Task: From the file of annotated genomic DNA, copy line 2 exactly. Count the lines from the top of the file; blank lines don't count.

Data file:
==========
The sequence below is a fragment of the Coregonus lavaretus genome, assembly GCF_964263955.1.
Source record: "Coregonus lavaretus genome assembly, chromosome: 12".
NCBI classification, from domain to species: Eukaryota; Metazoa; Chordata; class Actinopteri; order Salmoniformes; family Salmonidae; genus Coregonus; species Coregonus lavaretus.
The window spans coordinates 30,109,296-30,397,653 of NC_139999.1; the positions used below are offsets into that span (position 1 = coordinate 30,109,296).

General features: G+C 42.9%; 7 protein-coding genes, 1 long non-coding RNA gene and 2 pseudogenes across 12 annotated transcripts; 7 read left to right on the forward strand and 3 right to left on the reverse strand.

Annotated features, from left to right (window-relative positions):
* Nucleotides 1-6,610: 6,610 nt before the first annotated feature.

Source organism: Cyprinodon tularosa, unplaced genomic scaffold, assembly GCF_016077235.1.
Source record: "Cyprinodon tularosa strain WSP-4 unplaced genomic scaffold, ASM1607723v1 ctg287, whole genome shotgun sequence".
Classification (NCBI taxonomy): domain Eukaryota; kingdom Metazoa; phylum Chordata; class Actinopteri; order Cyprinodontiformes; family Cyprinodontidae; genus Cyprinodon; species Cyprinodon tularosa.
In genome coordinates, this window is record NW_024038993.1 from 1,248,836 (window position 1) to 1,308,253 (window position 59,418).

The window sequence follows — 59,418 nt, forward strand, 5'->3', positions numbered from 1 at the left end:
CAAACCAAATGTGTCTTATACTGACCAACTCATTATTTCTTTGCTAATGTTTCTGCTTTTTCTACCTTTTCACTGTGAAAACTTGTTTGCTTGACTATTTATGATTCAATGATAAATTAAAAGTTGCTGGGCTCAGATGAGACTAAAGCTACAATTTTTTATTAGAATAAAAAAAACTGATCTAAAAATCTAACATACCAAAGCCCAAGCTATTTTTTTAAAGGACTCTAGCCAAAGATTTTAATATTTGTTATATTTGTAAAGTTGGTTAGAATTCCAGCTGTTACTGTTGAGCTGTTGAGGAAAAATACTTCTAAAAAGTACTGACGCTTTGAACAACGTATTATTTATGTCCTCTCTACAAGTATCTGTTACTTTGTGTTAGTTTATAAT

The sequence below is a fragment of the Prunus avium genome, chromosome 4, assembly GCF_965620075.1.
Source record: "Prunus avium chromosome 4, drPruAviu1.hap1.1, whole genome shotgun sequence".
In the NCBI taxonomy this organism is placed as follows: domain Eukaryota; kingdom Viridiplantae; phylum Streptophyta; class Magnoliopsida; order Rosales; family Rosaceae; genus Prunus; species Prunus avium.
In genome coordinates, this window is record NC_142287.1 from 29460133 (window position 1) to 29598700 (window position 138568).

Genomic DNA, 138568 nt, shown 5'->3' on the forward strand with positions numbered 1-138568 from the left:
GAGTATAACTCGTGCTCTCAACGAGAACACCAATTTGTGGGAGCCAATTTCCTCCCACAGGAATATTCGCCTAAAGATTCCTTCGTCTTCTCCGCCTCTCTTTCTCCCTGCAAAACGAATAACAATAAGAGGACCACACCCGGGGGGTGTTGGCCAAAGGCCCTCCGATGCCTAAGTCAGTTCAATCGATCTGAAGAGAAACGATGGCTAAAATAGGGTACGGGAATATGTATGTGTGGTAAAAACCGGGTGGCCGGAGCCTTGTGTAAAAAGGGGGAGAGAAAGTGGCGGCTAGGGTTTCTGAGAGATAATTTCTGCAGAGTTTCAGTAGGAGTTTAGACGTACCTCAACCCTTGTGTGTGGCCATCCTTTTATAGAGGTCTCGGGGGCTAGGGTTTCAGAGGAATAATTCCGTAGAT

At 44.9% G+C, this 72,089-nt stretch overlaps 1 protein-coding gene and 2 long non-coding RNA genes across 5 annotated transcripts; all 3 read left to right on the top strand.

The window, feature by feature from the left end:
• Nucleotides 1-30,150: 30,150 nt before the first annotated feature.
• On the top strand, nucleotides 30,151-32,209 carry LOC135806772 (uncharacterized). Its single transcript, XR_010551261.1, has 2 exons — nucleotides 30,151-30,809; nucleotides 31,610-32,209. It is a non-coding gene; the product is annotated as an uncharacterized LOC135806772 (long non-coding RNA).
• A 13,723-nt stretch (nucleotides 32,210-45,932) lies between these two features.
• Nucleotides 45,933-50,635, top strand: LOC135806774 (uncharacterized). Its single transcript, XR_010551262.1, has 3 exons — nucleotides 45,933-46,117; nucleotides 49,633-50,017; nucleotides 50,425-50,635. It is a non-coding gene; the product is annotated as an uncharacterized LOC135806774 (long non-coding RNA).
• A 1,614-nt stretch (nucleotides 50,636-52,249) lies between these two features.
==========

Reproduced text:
Source record: "Coregonus lavaretus genome assembly, chromosome: 12".